9. Joe–you capsulize it all beautifully at the end: “You can’t learn voice, but through writing, more writing, and even more writing, you can develop a distinctive, unique writer’s voice.” What this means to me is, the writer, over time, becoming comfortable in his own authorial skin.
    But what CAN be learned–through reading others, and understanding who their readers are–is who your audience is likely to be. This is not a small question, at least for me. I am writing a suspense series, with a woman journalist at the center. But I still don’t really know who my central audience is. When you encourage writers to write for one ideal, imagined reader, that is very helpful. It means I have a problem to solve: how to match my voice to the most suitable readers out of the mass of people who read crime fiction.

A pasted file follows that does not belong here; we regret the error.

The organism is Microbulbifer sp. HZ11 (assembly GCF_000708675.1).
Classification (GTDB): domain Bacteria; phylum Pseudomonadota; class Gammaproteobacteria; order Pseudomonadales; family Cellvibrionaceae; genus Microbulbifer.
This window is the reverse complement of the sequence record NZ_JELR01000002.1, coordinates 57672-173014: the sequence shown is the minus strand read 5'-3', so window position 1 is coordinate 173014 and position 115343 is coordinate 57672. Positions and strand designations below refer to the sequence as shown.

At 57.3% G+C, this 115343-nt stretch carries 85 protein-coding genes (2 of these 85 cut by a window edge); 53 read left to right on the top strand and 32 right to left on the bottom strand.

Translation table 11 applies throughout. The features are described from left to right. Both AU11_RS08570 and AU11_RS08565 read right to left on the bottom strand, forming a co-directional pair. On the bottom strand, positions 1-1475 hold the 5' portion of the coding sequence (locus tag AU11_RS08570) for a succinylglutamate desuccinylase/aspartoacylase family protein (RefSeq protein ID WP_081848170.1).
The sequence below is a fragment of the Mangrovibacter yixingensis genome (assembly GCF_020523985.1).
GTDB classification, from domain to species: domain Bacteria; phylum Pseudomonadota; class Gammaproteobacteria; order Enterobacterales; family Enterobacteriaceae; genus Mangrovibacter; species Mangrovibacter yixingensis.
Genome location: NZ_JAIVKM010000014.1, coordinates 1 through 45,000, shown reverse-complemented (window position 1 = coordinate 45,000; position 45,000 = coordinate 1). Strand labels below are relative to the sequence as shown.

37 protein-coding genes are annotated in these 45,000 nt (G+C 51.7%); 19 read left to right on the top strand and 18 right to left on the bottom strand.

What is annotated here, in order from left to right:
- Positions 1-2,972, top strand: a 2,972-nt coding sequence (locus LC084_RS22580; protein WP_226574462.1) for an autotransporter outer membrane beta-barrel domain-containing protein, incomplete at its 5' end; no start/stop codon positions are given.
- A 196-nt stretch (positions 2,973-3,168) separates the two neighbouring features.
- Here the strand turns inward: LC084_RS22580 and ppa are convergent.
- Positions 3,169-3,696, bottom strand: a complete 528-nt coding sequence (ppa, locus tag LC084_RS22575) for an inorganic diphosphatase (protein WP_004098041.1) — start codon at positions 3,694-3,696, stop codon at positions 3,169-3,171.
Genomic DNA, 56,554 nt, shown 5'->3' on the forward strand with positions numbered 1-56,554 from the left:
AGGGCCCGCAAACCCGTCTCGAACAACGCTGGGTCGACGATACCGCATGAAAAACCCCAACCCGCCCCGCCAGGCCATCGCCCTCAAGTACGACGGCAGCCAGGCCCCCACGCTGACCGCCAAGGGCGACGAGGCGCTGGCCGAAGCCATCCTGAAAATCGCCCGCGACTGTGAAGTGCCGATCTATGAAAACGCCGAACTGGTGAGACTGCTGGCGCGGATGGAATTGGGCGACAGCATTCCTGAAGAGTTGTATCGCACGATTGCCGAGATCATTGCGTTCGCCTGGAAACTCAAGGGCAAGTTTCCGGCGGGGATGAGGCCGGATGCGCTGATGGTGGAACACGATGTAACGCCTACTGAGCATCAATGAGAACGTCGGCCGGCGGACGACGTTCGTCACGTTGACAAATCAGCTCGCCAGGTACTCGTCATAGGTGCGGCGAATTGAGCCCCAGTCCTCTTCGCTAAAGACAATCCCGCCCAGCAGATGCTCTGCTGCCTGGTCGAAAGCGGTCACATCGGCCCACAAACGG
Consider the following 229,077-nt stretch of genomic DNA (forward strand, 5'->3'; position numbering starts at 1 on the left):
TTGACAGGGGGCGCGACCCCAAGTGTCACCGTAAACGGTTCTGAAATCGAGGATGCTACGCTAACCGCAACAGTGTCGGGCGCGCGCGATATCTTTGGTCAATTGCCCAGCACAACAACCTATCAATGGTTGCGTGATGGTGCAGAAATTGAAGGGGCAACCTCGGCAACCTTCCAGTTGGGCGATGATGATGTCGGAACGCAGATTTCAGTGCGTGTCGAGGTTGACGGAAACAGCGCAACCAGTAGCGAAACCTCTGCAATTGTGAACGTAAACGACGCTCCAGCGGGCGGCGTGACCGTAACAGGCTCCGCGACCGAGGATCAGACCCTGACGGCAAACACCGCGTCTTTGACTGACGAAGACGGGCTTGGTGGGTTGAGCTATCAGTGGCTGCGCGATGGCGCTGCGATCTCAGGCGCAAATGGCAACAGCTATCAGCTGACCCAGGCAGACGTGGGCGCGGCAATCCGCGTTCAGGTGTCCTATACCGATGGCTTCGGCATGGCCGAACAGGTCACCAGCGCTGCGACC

Thank you yet again.

    • Thanks for the feedback, Barry. Try not to over think the point of writing to one ideal reader. If need be, picture someone you know who likes your writing or reads similar stories to yours. Keep them in mind as the words flow. Good luck!

  10. Some one said that you have to write five bad novels first. And in such an exercise, a writer would find her voice. Your comparison to writing is very helpful. I think a writer has to be able to see something of his voice in order to maintain it during edits and revisions. Thanks for a great post and for the helpful comments.

  11. Not trying to carry the various music analogies to an extreme (but plowing on anyway)~